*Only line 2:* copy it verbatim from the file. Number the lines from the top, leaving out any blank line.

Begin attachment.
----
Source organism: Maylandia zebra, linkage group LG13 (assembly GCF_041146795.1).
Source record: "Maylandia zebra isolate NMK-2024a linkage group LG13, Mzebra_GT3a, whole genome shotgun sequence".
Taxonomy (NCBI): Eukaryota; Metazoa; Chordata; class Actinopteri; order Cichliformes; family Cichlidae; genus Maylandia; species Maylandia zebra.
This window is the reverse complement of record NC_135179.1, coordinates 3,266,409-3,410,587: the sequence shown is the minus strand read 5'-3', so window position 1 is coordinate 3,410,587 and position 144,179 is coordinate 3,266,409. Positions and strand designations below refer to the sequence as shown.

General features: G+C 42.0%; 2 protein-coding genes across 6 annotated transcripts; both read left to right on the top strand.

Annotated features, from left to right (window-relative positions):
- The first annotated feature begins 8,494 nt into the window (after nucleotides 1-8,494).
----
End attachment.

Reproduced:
Source record: "Maylandia zebra isolate NMK-2024a linkage group LG13, Mzebra_GT3a, whole genome shotgun sequence".